As a sidebar, let me confess at the outset that I am a dedicated Twitter user. I curate what I read very carefully, and reject Twitter’s frequent offers to let their algorithm take over my feed. I inhabit various quiet neighborhoods that are important to me; photography, among other things. Twitter also makes finding Antidotes for Links a breeze, much easier than it was, pre-Twitter. Further, there is no better way to follow breaking news (especially with a properly curated feed). I could never have followed the twists and turns of the Covid epic without Twitter, and that very much includes the science. (It’s not easy to make a complex technical argument in a series of tweets, but some have mastered the form; not as well as a blog can, but still not badly.) In short, Twitter does a lot to make my real life, and especially my work life, more productive (and more pleasurable, because I discover things I never would have discovered otherwise). And all for free! Not a bad deal, the sort of deal a decent public utility should offer. End sidebar.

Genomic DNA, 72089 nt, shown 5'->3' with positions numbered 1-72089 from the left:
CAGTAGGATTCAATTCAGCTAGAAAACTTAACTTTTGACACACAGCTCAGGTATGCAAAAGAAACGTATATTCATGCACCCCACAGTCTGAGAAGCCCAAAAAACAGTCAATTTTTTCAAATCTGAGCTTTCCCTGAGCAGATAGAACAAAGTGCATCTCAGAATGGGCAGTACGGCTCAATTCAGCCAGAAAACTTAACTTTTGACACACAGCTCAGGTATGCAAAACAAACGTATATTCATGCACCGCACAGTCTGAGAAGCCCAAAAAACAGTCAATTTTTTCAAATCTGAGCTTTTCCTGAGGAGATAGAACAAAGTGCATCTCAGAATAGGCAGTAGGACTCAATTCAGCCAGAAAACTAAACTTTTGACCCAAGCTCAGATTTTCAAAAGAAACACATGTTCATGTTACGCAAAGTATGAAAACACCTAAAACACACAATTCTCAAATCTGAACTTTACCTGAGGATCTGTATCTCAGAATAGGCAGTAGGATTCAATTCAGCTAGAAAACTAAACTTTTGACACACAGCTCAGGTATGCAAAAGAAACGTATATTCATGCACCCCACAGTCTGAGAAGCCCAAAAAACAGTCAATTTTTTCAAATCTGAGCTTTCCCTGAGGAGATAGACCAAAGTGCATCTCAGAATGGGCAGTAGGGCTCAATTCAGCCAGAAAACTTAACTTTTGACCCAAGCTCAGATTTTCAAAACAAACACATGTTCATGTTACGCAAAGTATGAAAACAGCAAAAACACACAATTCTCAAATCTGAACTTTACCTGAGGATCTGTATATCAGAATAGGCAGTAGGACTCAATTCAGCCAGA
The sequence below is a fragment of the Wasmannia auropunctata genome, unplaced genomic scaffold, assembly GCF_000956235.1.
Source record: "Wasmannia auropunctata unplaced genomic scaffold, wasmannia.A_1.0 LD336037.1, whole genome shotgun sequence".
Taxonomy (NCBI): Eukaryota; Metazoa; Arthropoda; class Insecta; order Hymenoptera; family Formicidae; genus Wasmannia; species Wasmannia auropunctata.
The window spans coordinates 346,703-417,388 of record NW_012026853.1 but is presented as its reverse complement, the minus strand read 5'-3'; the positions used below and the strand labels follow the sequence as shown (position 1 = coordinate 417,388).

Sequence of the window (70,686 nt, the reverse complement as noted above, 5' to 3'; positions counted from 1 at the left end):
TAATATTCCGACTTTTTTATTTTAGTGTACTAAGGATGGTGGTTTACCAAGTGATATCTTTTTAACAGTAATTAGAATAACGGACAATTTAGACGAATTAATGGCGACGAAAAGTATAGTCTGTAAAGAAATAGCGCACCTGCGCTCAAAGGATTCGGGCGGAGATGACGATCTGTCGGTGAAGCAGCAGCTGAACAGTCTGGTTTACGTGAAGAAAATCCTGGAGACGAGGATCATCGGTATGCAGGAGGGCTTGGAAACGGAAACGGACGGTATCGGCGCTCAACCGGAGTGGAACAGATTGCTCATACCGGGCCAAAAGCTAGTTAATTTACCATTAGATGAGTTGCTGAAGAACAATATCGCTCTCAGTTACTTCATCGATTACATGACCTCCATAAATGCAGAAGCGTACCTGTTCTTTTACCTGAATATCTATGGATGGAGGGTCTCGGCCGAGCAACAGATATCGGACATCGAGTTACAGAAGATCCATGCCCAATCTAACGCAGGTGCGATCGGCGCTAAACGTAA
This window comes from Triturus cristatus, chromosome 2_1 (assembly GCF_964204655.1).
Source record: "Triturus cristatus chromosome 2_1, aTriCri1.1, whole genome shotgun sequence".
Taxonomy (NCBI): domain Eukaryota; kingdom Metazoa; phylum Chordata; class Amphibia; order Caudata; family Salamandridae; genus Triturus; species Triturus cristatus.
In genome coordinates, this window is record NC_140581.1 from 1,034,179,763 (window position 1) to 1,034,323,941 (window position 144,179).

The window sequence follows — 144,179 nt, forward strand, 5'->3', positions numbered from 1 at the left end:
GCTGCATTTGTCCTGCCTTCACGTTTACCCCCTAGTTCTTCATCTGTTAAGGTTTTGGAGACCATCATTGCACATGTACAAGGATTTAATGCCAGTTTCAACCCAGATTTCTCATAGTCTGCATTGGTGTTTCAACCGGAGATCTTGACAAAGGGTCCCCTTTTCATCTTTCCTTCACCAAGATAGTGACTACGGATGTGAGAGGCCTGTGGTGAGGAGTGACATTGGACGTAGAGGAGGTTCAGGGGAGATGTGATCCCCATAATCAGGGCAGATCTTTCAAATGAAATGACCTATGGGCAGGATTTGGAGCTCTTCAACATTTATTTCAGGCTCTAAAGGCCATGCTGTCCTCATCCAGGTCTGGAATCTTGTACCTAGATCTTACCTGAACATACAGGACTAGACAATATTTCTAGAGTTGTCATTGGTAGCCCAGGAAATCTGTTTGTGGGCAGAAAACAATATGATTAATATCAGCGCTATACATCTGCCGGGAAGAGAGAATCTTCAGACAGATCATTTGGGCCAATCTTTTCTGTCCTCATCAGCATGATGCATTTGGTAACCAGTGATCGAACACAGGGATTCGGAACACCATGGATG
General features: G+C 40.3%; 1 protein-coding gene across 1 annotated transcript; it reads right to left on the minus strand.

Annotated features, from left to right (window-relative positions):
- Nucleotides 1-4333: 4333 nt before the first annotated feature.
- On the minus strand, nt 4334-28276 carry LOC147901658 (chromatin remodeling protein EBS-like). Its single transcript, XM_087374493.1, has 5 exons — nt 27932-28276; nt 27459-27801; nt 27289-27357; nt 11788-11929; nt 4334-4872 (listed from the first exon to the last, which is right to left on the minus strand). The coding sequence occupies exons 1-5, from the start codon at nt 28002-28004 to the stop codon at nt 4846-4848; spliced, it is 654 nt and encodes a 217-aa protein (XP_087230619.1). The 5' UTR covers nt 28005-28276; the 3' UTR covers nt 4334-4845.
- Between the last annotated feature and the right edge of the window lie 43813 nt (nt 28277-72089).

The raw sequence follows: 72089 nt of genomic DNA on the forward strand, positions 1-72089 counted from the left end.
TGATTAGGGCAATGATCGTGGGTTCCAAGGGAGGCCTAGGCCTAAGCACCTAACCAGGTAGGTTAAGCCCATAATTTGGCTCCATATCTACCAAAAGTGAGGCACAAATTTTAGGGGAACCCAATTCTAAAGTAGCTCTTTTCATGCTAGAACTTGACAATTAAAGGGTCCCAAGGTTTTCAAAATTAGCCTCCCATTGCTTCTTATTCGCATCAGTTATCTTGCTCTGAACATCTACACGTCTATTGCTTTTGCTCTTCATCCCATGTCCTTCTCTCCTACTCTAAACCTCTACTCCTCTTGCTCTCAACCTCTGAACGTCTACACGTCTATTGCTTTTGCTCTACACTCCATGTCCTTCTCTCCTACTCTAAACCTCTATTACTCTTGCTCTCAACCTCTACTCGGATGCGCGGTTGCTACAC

Here is the essential fact about Twitter: Twitter is a universal address space. At least until this weekend, Twitter was a social graph where every user — not merely logged-in account, but user — is one degree of separation away from every other user. If I want to go find some idiotic eugenicist statement from Rochelle Walensky, I can do so with a search, logged in or not. (If I want to call Walensky a eugenicist, I must log in, but that seems only fair, and I can still do it.) Further, through embeds, Twitter’s graph extends outside the platform, which is why you see Tweets quoted everywhere. Twitter’s universal, open address space is in great contrast to the “walled gardens” of other platforms, especially The Zuckerberg™’s evil and decaying Facebook.
Many valuable use cases flow from Twitter’s universal address space. Twitter is ideal for public service announcements like emergency services and information about the weather. Twitter is ideal for breaking news, as users spontaneously coalesce around threads following the event. Twitter is ideal for public collaboration across geographic and institutional barriers; I am 100% convinced that the aerosol scientists would not have been able to take it the droplet dogmatists and win the day on the science without Twitter; the same goes for mask users and the Covid-conscious.